The White Cloth Napkin - Eretz Israel Museum

The White Cloth Napkin

The ten o’clock school break. Children spread out their ‘bon appetite’ cloth napkins on the school desks underneath their sandwiches and apples. Families blessing over the Friday night candles, children leaving on a hike riding their bicycles and jumping rope in the park, are the illustrations on the cloth napkins. Most of them are printed in four colors, determined by the screen printing technique, which facilitated precise printing.

Those were different times; people carried stiffly-ironed handkerchiefs in their pockets, and the local industry was active and vibrant, decades before competition from India and China killed the Israeli textile industry. Those were the days when cloth napkins, tablecloths and handkerchiefs, were made in Israel, by Israelis, for Israelis, representing the fantasy in which the Mother was in charge of the kitchen, the Father took the Children on a bicycle trip, and the IDF was victorious over all the Arab armies.

The tablecloths, cloth napkins, and handkerchiefs displayed in the exhibition – which is presented during the 2016 Illustration Week, in collaboration with the Tel Aviv Municipality Arts Department – were produced by Had-Ar. Had-Ar was a small family business set up in the early 1940s by Stenia Veroslavsky, an extraordinary woman for her times; she emigrated from Poland at a young age, seeking new business ventures in Palestine. Moshe, her husband, managed the technical aspects of production, and the children took part in cutting, stamping and packing the items on the kitchen’s table.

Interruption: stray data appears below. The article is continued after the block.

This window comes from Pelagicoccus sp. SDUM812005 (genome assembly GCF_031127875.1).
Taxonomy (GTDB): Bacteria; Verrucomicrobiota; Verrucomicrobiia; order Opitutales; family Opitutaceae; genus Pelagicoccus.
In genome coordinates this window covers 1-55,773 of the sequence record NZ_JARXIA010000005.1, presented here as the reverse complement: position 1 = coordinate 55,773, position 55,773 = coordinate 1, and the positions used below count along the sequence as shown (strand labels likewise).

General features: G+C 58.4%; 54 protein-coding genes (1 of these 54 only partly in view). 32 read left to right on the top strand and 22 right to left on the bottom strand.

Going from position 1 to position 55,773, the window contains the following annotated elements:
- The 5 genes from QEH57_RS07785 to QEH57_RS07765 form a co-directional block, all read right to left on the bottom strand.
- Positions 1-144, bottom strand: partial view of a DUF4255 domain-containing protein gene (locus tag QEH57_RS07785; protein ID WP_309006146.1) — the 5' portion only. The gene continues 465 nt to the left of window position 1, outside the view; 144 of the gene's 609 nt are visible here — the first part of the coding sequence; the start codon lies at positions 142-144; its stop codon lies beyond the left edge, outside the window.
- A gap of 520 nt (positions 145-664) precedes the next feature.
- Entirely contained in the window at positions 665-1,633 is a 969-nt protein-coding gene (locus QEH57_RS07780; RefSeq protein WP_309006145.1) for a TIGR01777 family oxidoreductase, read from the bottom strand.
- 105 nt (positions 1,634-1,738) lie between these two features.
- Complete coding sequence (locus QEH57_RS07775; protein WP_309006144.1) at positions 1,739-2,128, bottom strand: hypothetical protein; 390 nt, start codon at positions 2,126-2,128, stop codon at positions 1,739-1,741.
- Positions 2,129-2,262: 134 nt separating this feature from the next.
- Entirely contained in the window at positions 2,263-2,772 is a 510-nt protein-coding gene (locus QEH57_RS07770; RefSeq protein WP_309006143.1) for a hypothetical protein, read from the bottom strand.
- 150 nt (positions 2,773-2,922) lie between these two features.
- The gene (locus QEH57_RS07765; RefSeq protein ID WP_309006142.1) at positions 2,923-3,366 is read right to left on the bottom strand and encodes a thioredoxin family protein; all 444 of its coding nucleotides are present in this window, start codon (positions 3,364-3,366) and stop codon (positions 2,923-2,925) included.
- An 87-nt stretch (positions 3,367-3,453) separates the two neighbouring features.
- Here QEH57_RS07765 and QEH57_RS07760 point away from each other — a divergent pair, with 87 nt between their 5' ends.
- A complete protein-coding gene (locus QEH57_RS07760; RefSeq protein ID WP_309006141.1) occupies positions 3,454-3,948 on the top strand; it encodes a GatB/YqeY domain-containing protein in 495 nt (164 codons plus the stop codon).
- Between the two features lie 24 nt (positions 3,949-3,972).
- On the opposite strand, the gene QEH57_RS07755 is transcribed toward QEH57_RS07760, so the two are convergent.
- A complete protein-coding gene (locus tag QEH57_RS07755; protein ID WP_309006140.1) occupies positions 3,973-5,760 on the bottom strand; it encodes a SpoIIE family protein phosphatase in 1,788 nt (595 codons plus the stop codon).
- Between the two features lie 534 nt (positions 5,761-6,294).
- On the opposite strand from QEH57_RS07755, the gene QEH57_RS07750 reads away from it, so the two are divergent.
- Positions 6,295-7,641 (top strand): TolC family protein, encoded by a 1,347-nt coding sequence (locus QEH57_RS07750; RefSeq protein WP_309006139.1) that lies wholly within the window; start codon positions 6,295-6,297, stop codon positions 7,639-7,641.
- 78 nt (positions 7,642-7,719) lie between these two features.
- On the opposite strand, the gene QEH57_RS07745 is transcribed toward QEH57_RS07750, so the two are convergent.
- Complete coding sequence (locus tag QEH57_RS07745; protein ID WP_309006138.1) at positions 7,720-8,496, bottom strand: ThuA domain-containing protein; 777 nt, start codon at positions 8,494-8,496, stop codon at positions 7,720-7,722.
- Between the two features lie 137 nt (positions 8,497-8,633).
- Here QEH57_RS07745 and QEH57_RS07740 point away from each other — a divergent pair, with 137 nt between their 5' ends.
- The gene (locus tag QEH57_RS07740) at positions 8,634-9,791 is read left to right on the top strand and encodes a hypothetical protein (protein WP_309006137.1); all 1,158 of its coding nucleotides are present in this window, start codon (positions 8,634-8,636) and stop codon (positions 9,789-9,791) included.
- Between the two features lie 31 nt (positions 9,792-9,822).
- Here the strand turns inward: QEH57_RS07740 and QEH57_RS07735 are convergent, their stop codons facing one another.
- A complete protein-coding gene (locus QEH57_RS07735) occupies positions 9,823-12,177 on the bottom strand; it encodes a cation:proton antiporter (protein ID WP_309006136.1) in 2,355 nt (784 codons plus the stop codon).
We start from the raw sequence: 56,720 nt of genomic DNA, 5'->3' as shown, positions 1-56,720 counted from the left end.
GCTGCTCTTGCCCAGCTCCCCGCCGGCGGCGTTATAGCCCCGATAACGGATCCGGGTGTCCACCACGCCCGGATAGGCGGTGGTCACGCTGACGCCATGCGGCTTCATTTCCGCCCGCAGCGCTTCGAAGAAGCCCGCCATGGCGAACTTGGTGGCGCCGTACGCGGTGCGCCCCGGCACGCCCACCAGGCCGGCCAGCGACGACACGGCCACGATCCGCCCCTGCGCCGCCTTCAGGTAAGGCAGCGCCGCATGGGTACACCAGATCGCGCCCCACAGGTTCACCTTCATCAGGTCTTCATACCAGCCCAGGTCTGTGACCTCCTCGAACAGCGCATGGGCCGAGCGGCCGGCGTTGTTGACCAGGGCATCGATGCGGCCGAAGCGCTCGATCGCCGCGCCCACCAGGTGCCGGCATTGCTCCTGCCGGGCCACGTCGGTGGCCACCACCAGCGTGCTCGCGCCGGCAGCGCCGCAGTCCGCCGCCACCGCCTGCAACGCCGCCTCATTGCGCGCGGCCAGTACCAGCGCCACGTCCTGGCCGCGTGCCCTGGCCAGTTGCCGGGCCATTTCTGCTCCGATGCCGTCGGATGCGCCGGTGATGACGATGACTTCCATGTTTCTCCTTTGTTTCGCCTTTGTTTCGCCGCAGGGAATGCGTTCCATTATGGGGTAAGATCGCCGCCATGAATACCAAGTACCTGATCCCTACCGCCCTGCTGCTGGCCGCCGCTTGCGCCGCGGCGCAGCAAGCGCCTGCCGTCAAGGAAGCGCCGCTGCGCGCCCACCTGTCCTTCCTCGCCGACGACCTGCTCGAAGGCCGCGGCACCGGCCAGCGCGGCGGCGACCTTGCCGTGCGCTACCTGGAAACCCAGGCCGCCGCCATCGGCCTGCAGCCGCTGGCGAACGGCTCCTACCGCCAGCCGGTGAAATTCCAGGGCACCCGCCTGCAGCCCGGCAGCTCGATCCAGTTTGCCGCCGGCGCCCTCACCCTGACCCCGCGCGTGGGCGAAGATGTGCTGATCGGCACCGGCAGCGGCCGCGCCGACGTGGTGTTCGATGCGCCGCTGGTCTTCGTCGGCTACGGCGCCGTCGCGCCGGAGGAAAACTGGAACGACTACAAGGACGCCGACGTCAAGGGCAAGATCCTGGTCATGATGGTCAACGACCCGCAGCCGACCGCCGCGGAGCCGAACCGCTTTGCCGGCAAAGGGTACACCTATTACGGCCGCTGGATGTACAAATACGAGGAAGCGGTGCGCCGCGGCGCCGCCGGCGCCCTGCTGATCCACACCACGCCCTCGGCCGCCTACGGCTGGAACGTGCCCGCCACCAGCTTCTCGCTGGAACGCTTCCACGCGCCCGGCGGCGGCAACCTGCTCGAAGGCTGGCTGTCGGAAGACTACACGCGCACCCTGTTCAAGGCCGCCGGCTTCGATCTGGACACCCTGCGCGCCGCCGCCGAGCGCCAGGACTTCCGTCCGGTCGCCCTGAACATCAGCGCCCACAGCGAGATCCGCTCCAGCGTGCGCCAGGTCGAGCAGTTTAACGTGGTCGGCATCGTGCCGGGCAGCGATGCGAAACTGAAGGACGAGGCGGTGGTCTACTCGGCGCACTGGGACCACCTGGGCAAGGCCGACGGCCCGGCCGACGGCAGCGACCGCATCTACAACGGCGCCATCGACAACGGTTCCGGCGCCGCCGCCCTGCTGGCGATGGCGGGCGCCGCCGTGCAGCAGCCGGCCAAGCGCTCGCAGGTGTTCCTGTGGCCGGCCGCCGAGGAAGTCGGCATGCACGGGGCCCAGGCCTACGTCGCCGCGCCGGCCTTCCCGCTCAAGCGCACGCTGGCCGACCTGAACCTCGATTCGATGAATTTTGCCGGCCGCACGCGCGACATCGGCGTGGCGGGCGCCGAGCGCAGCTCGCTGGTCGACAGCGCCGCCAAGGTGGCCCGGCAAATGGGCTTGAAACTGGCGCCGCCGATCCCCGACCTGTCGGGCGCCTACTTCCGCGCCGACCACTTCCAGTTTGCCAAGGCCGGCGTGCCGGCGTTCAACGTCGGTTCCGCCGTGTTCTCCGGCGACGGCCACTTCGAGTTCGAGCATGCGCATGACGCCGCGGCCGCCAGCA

Over time the business grew, moved out of the house, and was set up in Ramat Gan and Tel Aviv-Yaffo. The production methods developed, and shifted to screen printing. The factory commissioned the illustrations that decorated the tablecloths and napkins from artists, some of whom were relatives, among them, Varoslavksy’s son-in-law, the graphic artist, Jack Jaget. Had-Ar’s items were sold over decades throughout the country, and till today can be found in numerous homes. The factory closed down in 2007; Stenia Veroslavsky died in 2013 at the age of 97.

Among the hundreds of patterns which the factory produced this exhibit displays some fifty, which are divided into themes: Childhood, the building of the country and the Jewish Holidays. Alongside an inspiration board, presenting some of the creation and design process.

In addition, and exclusively for this exhibit, five illustrators were asked to present their contemporary interpretation of the ‘bon appetite’ napkins: David Polonsky, Orit Bergman, Yizhar Cohen, Gabriella Baruch and Eitan Eloa.

A comparison between their contemporary interpretation and a nostalgic view of the past offers us a view of how the patterns produced fell in line with the development of design in the early days of the Yishuv up to the 21st century, and the way in which the Yishuv sought to illustrate itself: strong, fighting and triumphant, albeit homely, familial, happy, and peaceful.

In accosiation with Shenkar Design Archive & Research Center Israel